It happens to all of us at least once. Your equine vet retires or you move to an area that your current vet doesn't serve. Now you have to f ind a new vet for your horse. If you're like many horse owners, you'd rather find a new doctor for yourself than a new vet for your horse. A vet is your partner in maintaining your horse's health, so it's important to make sure that the vet that you use is a great one. Do you know what traits you should be looking for in a great equine vet?
Listening to the Owner
Any good vet needs to have the ability and willingness to listen to the horse owner. A good vet should listen to and acknowledge your concerns, and should also have a conversation with you about your horse’s condition, potential treatments, and overall prognosis.
When you’re talking with a vet, you shouldn’t feel like the vet is rushing to finish up the conversation (unless the vet has received an emergency call – then you need to make an exception). And while a vet may have a different approach to horse care or a different view of your horse’s health than you do, a good vet will also be willing to listen to your perspective.
Answering Owner Questions
Answering owner questions is an imperative trait of any good vet. You should feel that you are able to ask your vet about any concerns you might have about your horse’s health. In some cases, symptoms raised through questions can help your vet to pinpoint medical issues that may be plaguing your horse. Asking questions helps to better inform you about your horse’s health and any changes that you may make to keep him healthy or improve his health. And most importantly, your vet should never act like you are silly for asking questions.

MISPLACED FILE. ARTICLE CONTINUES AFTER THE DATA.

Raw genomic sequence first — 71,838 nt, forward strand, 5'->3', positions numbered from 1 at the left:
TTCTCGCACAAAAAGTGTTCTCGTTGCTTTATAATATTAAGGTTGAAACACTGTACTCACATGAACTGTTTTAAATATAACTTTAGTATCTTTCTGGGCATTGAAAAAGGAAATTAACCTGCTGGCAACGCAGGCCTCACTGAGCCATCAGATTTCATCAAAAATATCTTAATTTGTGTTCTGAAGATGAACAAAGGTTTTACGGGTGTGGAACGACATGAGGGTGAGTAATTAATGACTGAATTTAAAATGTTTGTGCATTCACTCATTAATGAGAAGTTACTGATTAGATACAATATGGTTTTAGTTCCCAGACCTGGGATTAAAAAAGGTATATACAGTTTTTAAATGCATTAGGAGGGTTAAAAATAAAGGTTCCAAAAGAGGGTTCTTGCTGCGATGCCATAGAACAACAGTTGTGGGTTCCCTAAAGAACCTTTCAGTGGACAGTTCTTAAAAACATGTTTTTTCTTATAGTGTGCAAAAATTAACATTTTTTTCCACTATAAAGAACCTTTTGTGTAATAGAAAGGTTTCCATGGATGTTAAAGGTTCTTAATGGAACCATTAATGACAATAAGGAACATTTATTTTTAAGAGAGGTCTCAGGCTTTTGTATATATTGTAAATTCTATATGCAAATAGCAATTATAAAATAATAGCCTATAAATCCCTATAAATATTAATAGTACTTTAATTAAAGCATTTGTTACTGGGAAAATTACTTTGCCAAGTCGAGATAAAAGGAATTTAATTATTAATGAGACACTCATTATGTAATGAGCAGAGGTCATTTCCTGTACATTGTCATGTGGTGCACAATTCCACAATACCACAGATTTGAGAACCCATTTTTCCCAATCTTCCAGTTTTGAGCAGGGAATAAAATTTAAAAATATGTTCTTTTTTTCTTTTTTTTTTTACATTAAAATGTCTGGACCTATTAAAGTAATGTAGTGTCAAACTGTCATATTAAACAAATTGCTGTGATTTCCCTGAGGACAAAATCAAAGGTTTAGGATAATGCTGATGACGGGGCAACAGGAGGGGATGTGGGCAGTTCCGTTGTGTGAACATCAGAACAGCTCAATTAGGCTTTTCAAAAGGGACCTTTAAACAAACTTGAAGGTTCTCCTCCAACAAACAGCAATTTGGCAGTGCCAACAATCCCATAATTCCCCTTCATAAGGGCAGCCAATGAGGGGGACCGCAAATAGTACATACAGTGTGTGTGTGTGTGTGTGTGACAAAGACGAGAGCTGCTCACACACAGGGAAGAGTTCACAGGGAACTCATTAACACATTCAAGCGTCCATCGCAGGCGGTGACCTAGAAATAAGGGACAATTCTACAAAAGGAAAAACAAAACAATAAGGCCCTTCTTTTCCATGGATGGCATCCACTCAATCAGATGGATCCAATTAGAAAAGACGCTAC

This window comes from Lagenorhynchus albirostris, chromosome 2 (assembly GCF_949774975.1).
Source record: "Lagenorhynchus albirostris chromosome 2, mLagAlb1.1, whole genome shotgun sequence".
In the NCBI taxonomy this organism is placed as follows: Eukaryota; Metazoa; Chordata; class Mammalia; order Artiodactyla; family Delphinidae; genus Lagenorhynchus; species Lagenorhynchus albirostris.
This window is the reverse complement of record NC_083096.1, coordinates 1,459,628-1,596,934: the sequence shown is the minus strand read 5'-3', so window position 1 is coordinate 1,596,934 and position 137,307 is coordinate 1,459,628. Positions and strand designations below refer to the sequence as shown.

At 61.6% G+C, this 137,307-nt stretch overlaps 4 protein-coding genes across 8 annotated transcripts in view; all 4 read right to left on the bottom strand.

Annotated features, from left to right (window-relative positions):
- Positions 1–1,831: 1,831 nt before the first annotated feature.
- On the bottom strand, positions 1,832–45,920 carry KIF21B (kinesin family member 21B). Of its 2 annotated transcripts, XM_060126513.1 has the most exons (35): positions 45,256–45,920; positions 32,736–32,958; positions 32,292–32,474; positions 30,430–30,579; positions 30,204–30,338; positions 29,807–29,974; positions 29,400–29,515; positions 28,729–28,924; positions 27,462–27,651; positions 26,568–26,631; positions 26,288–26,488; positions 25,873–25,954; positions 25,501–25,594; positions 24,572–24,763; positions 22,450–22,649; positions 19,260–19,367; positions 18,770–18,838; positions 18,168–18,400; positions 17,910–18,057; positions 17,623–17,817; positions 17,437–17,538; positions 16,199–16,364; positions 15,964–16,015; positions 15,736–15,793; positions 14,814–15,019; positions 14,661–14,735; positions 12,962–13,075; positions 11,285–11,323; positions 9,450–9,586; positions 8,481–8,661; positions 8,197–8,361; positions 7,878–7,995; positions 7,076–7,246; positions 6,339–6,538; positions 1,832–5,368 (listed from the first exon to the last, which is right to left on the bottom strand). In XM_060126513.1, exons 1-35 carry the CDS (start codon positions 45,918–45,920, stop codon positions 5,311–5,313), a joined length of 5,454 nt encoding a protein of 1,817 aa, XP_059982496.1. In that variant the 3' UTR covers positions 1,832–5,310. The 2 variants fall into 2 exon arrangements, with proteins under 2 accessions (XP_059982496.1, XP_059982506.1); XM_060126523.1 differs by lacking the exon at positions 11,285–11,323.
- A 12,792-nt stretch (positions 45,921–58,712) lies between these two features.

Staying on Top of New Veterinary Advancements
A great equine vet will make an effort to stay on top of new medical advancements. Veterinary studies, treatments, and procedures are constantly being revised, discovered, and released. A vet who stays on top of the news and advancements in the veterinary field can better treat his or her equine patients.
Offering Emergency Coverage
Emergencies always happen at the most inopportune times. Nights, weekends, and holidays seem to be the occasions during which your horse will become seriously ill or injured. Even if a vet practices solo, it’s important that he or she offers emergency coverage. Whether it means securing another vet to stand in or making arrangements with another practice to handle client emergencies, a great vet will ensure that help will be available if and when you need it, even if it’s during the off-hours.
Great vets possess the above traits, and more. Most importantly, they all have a true commitment to keeping their equine patients healthy.
For more information and to help you find a vet in your area, check in with the American Association of Equine Practitioners. There are some great guidelines and resources on the web site as well.
Photo Credit: Equine Veterinary Service